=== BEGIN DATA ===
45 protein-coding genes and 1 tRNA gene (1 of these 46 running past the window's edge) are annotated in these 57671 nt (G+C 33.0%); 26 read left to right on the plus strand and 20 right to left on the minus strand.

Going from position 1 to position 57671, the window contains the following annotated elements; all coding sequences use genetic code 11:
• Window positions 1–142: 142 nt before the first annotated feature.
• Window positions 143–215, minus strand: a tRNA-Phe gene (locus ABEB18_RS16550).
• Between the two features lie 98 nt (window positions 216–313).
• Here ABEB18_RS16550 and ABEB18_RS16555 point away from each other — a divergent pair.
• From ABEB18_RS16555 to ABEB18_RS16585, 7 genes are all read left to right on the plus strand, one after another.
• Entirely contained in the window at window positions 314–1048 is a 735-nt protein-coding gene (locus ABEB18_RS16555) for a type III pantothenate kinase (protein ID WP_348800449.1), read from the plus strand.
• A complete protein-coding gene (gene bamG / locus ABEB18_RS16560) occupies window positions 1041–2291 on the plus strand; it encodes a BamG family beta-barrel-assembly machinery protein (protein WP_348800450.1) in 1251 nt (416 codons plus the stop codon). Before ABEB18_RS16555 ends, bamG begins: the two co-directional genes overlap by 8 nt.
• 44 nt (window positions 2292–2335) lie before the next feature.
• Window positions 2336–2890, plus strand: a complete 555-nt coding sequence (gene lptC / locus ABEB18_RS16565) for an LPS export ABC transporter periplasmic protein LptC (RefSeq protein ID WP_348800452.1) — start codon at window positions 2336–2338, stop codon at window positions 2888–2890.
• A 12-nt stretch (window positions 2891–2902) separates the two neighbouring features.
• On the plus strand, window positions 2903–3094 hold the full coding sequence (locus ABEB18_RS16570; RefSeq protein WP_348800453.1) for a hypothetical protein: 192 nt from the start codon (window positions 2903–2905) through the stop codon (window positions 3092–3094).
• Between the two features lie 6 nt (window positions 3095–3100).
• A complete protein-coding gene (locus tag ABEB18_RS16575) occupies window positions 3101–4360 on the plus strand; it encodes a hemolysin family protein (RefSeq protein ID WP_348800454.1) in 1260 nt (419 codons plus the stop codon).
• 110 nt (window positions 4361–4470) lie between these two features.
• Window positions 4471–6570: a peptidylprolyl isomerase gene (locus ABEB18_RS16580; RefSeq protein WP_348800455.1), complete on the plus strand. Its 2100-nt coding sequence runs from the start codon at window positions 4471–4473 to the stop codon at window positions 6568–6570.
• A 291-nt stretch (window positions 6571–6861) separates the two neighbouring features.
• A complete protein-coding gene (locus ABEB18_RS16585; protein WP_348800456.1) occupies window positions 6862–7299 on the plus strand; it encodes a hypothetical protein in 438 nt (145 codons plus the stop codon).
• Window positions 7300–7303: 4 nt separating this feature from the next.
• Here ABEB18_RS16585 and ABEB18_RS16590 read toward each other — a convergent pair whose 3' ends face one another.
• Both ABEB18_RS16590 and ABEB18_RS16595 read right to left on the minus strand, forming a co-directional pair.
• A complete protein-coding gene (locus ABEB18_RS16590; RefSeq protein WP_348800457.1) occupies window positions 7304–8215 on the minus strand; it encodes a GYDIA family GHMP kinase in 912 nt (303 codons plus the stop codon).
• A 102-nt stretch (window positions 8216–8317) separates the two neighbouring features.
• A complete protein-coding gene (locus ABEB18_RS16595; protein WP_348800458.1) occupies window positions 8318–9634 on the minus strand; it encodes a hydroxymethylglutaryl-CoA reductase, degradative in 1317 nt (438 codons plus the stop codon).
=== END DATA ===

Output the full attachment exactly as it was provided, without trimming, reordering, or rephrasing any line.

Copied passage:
45 protein-coding genes and 1 tRNA gene (1 of these 46 running past the window's edge) are annotated in these 57671 nt (G+C 33.0%); 26 read left to right on the plus strand and 20 right to left on the minus strand.

Going from position 1 to position 57671, the window contains the following annotated elements; all coding sequences use genetic code 11:
• Window positions 1–142: 142 nt before the first annotated feature.
• Window positions 143–215, minus strand: a tRNA-Phe gene (locus ABEB18_RS16550).
• Between the two features lie 98 nt (window positions 216–313).
• Here ABEB18_RS16550 and ABEB18_RS16555 point away from each other — a divergent pair.
• From ABEB18_RS16555 to ABEB18_RS16585, 7 genes are all read left to right on the plus strand, one after another.
• Entirely contained in the window at window positions 314–1048 is a 735-nt protein-coding gene (locus ABEB18_RS16555) for a type III pantothenate kinase (protein ID WP_348800449.1), read from the plus strand.
• A complete protein-coding gene (gene bamG / locus ABEB18_RS16560) occupies window positions 1041–2291 on the plus strand; it encodes a BamG family beta-barrel-assembly machinery protein (protein WP_348800450.1) in 1251 nt (416 codons plus the stop codon). Before ABEB18_RS16555 ends, bamG begins: the two co-directional genes overlap by 8 nt.
• 44 nt (window positions 2292–2335) lie before the next feature.
• Window positions 2336–2890, plus strand: a complete 555-nt coding sequence (gene lptC / locus ABEB18_RS16565) for an LPS export ABC transporter periplasmic protein LptC (RefSeq protein ID WP_348800452.1) — start codon at window positions 2336–2338, stop codon at window positions 2888–2890.
• A 12-nt stretch (window positions 2891–2902) separates the two neighbouring features.
• On the plus strand, window positions 2903–3094 hold the full coding sequence (locus ABEB18_RS16570; RefSeq protein WP_348800453.1) for a hypothetical protein: 192 nt from the start codon (window positions 2903–2905) through the stop codon (window positions 3092–3094).
• Between the two features lie 6 nt (window positions 3095–3100).
• A complete protein-coding gene (locus tag ABEB18_RS16575) occupies window positions 3101–4360 on the plus strand; it encodes a hemolysin family protein (RefSeq protein ID WP_348800454.1) in 1260 nt (419 codons plus the stop codon).
• 110 nt (window positions 4361–4470) lie between these two features.
• Window positions 4471–6570: a peptidylprolyl isomerase gene (locus ABEB18_RS16580; RefSeq protein WP_348800455.1), complete on the plus strand. Its 2100-nt coding sequence runs from the start codon at window positions 4471–4473 to the stop codon at window positions 6568–6570.
• A 291-nt stretch (window positions 6571–6861) separates the two neighbouring features.
• A complete protein-coding gene (locus ABEB18_RS16585; protein WP_348800456.1) occupies window positions 6862–7299 on the plus strand; it encodes a hypothetical protein in 438 nt (145 codons plus the stop codon).
• Window positions 7300–7303: 4 nt separating this feature from the next.
• Here ABEB18_RS16585 and ABEB18_RS16590 read toward each other — a convergent pair whose 3' ends face one another.
• Both ABEB18_RS16590 and ABEB18_RS16595 read right to left on the minus strand, forming a co-directional pair.
• A complete protein-coding gene (locus ABEB18_RS16590; RefSeq protein WP_348800457.1) occupies window positions 7304–8215 on the minus strand; it encodes a GYDIA family GHMP kinase in 912 nt (303 codons plus the stop codon).
• A 102-nt stretch (window positions 8216–8317) separates the two neighbouring features.
• A complete protein-coding gene (locus ABEB18_RS16595; protein WP_348800458.1) occupies window positions 8318–9634 on the minus strand; it encodes a hydroxymethylglutaryl-CoA reductase, degradative in 1317 nt (438 codons plus the stop codon).